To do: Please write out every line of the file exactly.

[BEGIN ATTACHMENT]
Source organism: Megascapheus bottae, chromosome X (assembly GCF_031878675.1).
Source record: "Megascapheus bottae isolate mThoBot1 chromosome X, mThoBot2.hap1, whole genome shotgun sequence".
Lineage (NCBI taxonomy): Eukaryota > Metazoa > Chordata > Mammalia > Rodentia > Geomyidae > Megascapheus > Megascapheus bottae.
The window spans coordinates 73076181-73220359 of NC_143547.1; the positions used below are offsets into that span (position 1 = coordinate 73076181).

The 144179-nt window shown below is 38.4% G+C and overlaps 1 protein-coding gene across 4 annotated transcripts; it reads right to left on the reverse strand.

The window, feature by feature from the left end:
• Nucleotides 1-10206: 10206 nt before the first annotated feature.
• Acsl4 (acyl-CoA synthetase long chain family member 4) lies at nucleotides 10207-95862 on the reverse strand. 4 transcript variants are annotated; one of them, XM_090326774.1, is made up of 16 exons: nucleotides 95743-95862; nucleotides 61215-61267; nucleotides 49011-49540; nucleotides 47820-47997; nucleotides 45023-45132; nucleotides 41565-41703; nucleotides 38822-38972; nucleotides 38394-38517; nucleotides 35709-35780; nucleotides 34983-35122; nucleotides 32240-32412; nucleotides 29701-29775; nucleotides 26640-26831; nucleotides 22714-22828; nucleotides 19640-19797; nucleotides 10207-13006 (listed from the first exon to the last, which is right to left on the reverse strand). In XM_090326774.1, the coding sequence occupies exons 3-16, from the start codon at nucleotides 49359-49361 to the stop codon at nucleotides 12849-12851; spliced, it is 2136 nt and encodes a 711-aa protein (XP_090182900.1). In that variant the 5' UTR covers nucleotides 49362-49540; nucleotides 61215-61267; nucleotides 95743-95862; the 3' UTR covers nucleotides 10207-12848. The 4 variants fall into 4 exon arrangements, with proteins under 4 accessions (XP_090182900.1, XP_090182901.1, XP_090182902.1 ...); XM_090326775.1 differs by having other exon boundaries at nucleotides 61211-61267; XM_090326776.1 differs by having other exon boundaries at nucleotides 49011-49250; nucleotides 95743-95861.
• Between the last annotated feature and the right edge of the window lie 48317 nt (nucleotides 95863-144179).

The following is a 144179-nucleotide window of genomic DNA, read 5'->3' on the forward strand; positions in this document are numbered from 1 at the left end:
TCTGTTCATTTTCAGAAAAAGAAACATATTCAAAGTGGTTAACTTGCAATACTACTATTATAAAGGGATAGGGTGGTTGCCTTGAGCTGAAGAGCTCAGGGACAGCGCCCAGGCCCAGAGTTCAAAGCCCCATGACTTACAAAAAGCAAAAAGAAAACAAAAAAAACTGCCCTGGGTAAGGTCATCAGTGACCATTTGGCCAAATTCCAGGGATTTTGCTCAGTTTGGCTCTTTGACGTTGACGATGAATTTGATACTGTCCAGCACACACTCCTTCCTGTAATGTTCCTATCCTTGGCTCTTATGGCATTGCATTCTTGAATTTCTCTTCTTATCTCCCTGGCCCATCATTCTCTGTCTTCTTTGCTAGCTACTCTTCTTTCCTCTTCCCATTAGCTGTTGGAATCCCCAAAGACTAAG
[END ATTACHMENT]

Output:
Source organism: Megascapheus bottae, chromosome X (assembly GCF_031878675.1).
Source record: "Megascapheus bottae isolate mThoBot1 chromosome X, mThoBot2.hap1, whole genome shotgun sequence".
Lineage (NCBI taxonomy): Eukaryota > Metazoa > Chordata > Mammalia > Rodentia > Geomyidae > Megascapheus > Megascapheus bottae.
The window spans coordinates 73076181-73220359 of NC_143547.1; the positions used below are offsets into that span (position 1 = coordinate 73076181).

The 144179-nt window shown below is 38.4% G+C and overlaps 1 protein-coding gene across 4 annotated transcripts; it reads right to left on the reverse strand.

The window, feature by feature from the left end:
• Nucleotides 1-10206: 10206 nt before the first annotated feature.
• Acsl4 (acyl-CoA synthetase long chain family member 4) lies at nucleotides 10207-95862 on the reverse strand. 4 transcript variants are annotated; one of them, XM_090326774.1, is made up of 16 exons: nucleotides 95743-95862; nucleotides 61215-61267; nucleotides 49011-49540; nucleotides 47820-47997; nucleotides 45023-45132; nucleotides 41565-41703; nucleotides 38822-38972; nucleotides 38394-38517; nucleotides 35709-35780; nucleotides 34983-35122; nucleotides 32240-32412; nucleotides 29701-29775; nucleotides 26640-26831; nucleotides 22714-22828; nucleotides 19640-19797; nucleotides 10207-13006 (listed from the first exon to the last, which is right to left on the reverse strand). In XM_090326774.1, the coding sequence occupies exons 3-16, from the start codon at nucleotides 49359-49361 to the stop codon at nucleotides 12849-12851; spliced, it is 2136 nt and encodes a 711-aa protein (XP_090182900.1). In that variant the 5' UTR covers nucleotides 49362-49540; nucleotides 61215-61267; nucleotides 95743-95862; the 3' UTR covers nucleotides 10207-12848. The 4 variants fall into 4 exon arrangements, with proteins under 4 accessions (XP_090182900.1, XP_090182901.1, XP_090182902.1 ...); XM_090326775.1 differs by having other exon boundaries at nucleotides 61211-61267; XM_090326776.1 differs by having other exon boundaries at nucleotides 49011-49250; nucleotides 95743-95861.
• Between the last annotated feature and the right edge of the window lie 48317 nt (nucleotides 95863-144179).

The following is a 144179-nucleotide window of genomic DNA, read 5'->3' on the forward strand; positions in this document are numbered from 1 at the left end:
TCTGTTCATTTTCAGAAAAAGAAACATATTCAAAGTGGTTAACTTGCAATACTACTATTATAAAGGGATAGGGTGGTTGCCTTGAGCTGAAGAGCTCAGGGACAGCGCCCAGGCCCAGAGTTCAAAGCCCCATGACTTACAAAAAGCAAAAAGAAAACAAAAAAAACTGCCCTGGGTAAGGTCATCAGTGACCATTTGGCCAAATTCCAGGGATTTTGCTCAGTTTGGCTCTTTGACGTTGACGATGAATTTGATACTGTCCAGCACACACTCCTTCCTGTAATGTTCCTATCCTTGGCTCTTATGGCATTGCATTCTTGAATTTCTCTTCTTATCTCCCTGGCCCATCATTCTCTGTCTTCTTTGCTAGCTACTCTTCTTTCCTCTTCCCATTAGCTGTTGGAATCCCCAAAGACTAAG